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hannes.kollist@ut.ee

Tel: (+372) 73-74-814

Nooruse 1, Tartu 50411

Estonia

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Research

Plants are sessile organisms, thus for survival they have to cope with every possible change in the environment surrounding them. Every change that deviates from the optimal growth conditions is regarded as a stress for plants. One of the quickest stress responses is stomatal closure which is required during drought to stop loss of water via transpiration and also to prevent entrance of toxic compounds and pathogens into leaves.

 

The broader aim of our research is to study mechanims by which plants sense changes in the environment. As a tool for our research we use Arabidopsis mutants and mutant screens. Furthermore natural variation among Arabidopsis exotypes is used as a source of genetic information and the long standing aim is to transfer knowledge collected from the model species to crops and trees. The research carried out in the lab can be divided into three interconnected topics.

 


1. Guard cell signaling


Coming soon ...

 

 

2. Stomatal regulation of crops


In 2013, we launched a new gas exchange device designed to measure the transpiration and photosynthesis of plants larger than Arabidopsis. This enabled us to initiate studies with crops to clarify whether their stomatal signaling is similar to that of model plant Arabidopsis. We found that wheat and barley closed their stomata in response to darkness, elevated CO2 and high VPD and opened in response to CO2 deprival and blue light just like Arabidopsis did. However, stomatal response half-times were considerably shorter in crops, indicating that their stomatal sensitivity to abiotic environment is higher. Interestingly, we also found that the cross-talk between stomatal closure and opening pathways is species-specific: in case of opposing abiotic signals, the stomata of cereals tended to close, whereas those of Arabidopsis opened.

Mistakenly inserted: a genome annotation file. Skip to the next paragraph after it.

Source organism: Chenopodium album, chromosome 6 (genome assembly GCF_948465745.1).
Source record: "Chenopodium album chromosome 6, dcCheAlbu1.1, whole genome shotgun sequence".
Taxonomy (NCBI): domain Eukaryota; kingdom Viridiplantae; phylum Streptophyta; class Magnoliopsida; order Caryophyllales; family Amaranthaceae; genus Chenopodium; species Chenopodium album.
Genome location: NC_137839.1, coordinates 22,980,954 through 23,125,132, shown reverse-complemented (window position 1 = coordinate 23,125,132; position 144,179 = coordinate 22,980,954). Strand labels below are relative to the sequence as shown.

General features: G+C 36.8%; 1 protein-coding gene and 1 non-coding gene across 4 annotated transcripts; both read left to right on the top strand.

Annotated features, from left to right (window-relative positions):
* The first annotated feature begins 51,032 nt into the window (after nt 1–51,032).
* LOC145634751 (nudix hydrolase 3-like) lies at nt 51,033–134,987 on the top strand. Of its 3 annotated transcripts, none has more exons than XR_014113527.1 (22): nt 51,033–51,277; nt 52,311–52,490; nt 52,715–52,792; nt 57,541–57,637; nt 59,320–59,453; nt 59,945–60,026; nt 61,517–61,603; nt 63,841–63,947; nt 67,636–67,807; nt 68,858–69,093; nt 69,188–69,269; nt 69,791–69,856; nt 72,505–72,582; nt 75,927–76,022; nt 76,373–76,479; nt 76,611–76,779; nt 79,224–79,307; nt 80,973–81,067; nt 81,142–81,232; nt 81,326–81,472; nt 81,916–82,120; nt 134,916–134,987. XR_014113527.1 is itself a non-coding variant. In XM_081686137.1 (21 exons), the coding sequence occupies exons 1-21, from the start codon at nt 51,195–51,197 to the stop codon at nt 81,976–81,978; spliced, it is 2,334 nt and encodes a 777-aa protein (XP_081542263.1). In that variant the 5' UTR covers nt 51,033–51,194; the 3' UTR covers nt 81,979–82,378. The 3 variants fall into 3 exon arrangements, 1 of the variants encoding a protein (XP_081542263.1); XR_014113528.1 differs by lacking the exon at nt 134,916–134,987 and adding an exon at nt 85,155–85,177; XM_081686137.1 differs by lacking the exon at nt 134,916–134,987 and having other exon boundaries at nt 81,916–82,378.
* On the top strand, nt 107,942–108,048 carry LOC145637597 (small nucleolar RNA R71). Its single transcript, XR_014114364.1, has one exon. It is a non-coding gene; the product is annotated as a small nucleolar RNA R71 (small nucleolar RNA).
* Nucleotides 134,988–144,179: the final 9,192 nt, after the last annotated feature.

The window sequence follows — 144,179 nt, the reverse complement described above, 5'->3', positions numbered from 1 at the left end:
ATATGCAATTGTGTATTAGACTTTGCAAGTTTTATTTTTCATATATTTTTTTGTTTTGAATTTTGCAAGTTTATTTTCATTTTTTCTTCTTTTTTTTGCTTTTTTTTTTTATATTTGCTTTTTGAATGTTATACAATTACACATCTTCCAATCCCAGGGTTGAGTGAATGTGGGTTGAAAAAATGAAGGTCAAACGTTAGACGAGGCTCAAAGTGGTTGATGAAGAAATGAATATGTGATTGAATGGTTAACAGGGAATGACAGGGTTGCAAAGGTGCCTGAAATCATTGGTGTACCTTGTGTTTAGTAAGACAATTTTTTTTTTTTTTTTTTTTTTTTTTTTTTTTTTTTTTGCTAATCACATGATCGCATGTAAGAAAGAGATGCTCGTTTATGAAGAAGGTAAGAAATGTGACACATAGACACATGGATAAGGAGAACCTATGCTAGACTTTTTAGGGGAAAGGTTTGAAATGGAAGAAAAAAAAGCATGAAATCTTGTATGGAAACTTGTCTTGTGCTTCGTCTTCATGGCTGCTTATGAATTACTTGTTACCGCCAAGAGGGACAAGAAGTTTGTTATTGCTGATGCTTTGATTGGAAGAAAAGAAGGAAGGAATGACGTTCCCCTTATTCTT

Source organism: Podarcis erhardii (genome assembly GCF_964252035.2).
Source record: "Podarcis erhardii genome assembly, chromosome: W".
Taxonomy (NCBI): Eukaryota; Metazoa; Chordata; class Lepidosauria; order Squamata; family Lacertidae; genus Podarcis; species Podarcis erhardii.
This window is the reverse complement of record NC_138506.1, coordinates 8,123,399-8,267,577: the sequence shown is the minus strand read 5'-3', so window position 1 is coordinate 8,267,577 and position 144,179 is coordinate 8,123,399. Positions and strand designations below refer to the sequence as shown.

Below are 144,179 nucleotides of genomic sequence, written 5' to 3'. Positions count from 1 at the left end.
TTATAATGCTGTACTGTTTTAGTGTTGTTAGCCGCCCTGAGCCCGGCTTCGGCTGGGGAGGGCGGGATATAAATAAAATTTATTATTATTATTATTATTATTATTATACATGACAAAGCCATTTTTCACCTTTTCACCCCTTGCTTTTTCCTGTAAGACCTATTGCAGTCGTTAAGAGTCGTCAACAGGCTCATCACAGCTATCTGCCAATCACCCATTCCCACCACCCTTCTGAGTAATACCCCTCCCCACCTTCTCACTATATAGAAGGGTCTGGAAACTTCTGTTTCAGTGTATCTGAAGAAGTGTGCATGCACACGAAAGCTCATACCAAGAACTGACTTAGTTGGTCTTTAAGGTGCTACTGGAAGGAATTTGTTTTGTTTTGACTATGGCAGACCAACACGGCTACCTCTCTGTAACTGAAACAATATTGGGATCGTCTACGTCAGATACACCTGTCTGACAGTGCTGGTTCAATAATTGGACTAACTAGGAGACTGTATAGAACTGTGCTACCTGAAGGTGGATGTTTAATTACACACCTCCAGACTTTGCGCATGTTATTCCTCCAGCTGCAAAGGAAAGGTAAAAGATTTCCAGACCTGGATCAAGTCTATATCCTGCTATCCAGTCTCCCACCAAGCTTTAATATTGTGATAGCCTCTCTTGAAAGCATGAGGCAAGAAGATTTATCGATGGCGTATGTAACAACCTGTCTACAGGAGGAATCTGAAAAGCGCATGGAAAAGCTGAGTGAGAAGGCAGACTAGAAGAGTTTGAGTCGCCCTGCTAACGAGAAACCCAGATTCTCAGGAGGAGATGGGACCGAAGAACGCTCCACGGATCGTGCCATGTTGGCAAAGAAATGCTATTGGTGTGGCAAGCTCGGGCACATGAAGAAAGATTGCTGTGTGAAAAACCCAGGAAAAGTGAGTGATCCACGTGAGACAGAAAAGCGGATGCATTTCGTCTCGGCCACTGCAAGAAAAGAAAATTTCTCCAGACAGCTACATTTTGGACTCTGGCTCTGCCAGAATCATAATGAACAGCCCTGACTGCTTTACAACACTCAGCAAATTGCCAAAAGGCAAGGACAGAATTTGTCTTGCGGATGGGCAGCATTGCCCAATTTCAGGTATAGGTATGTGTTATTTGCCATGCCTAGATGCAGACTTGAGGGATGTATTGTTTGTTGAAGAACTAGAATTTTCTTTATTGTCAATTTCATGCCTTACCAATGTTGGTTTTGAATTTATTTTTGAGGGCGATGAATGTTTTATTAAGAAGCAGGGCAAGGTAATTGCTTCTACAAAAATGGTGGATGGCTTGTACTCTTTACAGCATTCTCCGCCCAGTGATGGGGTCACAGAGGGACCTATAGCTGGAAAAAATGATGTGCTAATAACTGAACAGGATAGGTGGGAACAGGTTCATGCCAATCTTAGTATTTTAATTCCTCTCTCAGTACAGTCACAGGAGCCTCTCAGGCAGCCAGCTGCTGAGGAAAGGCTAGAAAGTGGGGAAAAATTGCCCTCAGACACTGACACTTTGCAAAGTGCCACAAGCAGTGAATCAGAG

Publication  in New Phytologist

To open or to close: species-specific stomatal responses to simultaneously applied opposing environmental factors


As crop studies done in the lab provide only half of the picture, we started with field measurements together with Estonian Crop Research Institute in 2015. Measurements of stomatal conductance and photosynthesis with portable devices in the field showed that gas exchange was positively correlated with final grain yield only in the unfavourable year of 2016. When all three study years (2015-2017) were pooled, water use efficiency (photosynthesis divided by transpiration) correlated significantly with grain yield and, according to path analysis, explained 12% of grain yield. 

 

Publication in ScienceDirect

Gas exchange-yield relationships of malting barley genotypes treated with fungicides and biostimulants